responsible for its criminal actions,” District Attorney Jackie Lacey

said at the time.

“We will do everything we can as prosecutors to help ensure that the

Aliso Canyon facility is brought into compliance,” she said. “I

believe we can best serve our community using the sanctions available

through a criminal conviction to prevent similar public-health threats

in the future.”

The company is charged with three counts of failing to report the

release of hazardous materials from Oct. 23 to Oct. 26, and one count

of discharging air contaminants, beginning Oct. 23 and continuing for

the duration of the leak. The charges are all misdemeanors.

If convicted, the company could be fined up to $25,000 a day for each

day it failed to notify the state Office of Emergency Services about

the leak.

It could be fined up to $1,000 per day for air pollution violations,

prosecutors said.

Officials with the Los Angeles County Department of Public Health have

said they do not believe the gas leak posed any long-term risk, but

plan to continue monitoring air quality in the area.

The Gas Co. announced Thursday that a relief well more than 8,600 feet

long intercepted the leaking well and crews began pumping in heavy

fluids to control the flow of gas.

Lancaster receives homeless grant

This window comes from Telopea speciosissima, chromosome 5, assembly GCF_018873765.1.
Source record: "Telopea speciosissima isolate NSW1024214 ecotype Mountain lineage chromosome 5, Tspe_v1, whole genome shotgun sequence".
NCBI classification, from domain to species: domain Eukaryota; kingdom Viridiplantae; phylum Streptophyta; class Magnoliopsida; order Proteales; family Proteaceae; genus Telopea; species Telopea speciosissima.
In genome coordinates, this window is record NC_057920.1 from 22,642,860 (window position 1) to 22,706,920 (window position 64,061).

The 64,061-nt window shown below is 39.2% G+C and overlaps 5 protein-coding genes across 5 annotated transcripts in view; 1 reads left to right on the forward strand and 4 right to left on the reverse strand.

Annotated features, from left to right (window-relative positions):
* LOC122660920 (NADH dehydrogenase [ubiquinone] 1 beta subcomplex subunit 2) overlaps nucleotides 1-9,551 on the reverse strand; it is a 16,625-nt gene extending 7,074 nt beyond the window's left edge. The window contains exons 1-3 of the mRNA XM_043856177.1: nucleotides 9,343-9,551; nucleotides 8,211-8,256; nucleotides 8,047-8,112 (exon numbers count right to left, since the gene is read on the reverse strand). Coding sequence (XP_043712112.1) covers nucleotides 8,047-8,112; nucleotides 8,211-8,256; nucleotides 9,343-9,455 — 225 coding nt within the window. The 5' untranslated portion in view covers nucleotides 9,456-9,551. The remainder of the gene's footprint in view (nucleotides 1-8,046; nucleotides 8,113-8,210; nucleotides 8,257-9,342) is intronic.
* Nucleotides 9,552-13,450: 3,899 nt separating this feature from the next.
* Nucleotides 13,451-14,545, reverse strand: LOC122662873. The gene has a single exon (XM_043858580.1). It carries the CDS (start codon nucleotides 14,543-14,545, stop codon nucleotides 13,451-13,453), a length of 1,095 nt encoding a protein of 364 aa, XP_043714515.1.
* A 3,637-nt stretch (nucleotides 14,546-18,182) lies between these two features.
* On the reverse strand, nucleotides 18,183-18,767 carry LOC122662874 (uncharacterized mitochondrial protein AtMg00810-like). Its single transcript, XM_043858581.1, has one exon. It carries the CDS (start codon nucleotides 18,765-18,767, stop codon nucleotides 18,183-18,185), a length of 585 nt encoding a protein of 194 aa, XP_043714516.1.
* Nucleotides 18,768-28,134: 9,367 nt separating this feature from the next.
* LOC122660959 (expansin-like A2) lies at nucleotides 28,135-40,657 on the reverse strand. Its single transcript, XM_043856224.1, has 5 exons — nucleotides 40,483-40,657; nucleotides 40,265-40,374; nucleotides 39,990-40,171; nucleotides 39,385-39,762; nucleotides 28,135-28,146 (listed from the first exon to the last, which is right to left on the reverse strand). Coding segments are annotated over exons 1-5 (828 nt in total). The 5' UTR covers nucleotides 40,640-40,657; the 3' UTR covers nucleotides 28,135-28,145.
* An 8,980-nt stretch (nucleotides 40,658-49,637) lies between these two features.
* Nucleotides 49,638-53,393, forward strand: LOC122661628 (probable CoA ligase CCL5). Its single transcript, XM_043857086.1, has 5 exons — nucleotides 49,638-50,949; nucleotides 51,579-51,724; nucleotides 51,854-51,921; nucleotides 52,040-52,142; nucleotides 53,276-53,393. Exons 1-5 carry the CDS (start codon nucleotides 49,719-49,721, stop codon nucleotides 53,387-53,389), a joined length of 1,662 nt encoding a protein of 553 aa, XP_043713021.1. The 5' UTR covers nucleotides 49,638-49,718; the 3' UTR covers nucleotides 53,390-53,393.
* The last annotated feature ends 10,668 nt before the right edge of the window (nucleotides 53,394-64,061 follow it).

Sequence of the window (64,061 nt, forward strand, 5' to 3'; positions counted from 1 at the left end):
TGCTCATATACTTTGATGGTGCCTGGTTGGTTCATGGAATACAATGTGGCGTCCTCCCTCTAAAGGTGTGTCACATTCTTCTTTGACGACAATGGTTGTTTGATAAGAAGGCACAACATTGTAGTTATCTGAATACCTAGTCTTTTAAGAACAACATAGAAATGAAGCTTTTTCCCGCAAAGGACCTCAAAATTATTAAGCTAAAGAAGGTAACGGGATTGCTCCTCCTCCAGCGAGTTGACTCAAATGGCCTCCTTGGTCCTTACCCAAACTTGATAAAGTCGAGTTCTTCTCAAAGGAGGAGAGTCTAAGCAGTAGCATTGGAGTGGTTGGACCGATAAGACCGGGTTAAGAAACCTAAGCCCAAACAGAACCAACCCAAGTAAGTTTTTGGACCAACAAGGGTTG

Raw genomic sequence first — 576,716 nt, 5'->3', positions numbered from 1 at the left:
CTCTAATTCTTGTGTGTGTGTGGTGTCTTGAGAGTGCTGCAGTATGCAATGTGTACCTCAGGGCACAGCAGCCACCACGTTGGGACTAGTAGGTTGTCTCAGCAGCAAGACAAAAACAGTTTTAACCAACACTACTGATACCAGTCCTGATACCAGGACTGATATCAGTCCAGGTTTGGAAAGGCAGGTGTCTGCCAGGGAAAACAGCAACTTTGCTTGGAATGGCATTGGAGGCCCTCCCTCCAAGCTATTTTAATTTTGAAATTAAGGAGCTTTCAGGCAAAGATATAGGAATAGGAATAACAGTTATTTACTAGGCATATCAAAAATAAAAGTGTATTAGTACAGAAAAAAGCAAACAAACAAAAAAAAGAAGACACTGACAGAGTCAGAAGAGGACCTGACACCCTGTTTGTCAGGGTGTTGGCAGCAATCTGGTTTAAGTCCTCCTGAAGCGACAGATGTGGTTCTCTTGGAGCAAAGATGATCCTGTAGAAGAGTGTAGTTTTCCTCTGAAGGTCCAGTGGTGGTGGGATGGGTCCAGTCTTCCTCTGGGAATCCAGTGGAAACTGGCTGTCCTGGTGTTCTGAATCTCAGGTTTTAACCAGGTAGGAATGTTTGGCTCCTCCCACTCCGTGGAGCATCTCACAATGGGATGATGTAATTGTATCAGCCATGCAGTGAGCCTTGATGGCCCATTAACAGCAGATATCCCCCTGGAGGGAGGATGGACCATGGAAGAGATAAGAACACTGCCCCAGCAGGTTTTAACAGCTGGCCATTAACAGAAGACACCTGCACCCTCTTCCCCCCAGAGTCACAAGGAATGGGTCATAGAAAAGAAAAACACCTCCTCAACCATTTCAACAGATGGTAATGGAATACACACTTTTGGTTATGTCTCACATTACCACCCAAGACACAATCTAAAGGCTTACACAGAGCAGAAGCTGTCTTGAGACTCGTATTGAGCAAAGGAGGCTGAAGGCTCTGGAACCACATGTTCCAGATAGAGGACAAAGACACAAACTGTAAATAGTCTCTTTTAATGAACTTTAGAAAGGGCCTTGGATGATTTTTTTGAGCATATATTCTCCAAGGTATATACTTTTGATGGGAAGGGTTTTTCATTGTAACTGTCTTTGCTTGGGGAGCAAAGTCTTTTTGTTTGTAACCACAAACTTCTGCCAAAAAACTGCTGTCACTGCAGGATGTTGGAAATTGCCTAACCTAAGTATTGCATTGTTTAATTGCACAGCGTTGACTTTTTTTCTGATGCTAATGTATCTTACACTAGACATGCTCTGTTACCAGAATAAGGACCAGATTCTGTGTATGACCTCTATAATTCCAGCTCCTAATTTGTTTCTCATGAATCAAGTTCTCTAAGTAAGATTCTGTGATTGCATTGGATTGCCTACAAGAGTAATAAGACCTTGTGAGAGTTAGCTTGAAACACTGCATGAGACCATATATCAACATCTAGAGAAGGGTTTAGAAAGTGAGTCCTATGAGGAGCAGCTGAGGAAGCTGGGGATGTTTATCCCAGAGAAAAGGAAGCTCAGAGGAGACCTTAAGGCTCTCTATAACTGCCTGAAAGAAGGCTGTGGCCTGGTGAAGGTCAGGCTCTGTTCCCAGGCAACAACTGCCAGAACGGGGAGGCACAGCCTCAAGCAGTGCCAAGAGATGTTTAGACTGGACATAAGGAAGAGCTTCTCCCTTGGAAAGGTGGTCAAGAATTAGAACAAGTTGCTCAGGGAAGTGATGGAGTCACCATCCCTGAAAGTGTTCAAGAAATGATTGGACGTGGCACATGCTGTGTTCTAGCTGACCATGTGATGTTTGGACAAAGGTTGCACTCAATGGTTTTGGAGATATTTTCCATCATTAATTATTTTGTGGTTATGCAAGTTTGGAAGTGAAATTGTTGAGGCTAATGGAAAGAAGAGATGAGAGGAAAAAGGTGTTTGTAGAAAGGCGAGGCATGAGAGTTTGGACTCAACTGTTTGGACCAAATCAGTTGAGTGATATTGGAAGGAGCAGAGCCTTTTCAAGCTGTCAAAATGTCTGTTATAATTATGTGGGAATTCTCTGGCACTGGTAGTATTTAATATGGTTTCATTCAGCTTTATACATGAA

By OW Staff

Kathryn Barger, chief deputy for Los Angeles County Supervisor Michael

Antonovich, joined community stakeholders and city leaders in

Lancaster recently to present a grant of $1 million to the city for

the development of a homeless services center in the Antelope Valley.

“Working closely with the city, community-based organizations, and

county departments, this funding will be used to develop a

comprehensive homeless services center to address the ongoing homeless

crisis here in the Antelope Valley,” said Barger, also a candidate to

replace Antonovich on the board. “Effective solutions to our

homelessness problem require a multi-faceted approach and

public-private partnerships to help these individuals re-establish

healthy, productive lives.”

“The Antelope Valley has always been vastly underserved when it comes

to funding to aid our large homeless population,” said Lancaster Vice

Mayor Marvin Crist. He said the lack of money from the county has

necessitated a local collaboration with the faith-based community and

various civic organizations to mitigate growing social-service

distress. “We are extremely pleased to be in receipt of these funds,

which will go a long way toward serving the needs of our homeless

population.”

Lancaster Mayor R. Rex Parris said it is beneficial for the “right

people” to work toward the “greater good” of the community.

“When this happens, it is always amazing how the resources emerge to

make things happen,” Parris said. “So many resources have worked

tirelessly to compose an attainable solution for the homeless crisis

here in the Antelope Valley.

Having the vision to address these problems is not always enough. The

financial resources need to be present in order to solve the social

service challenges to our Valley. We now have something notable to

work with and build upon from a monetary standpoint.”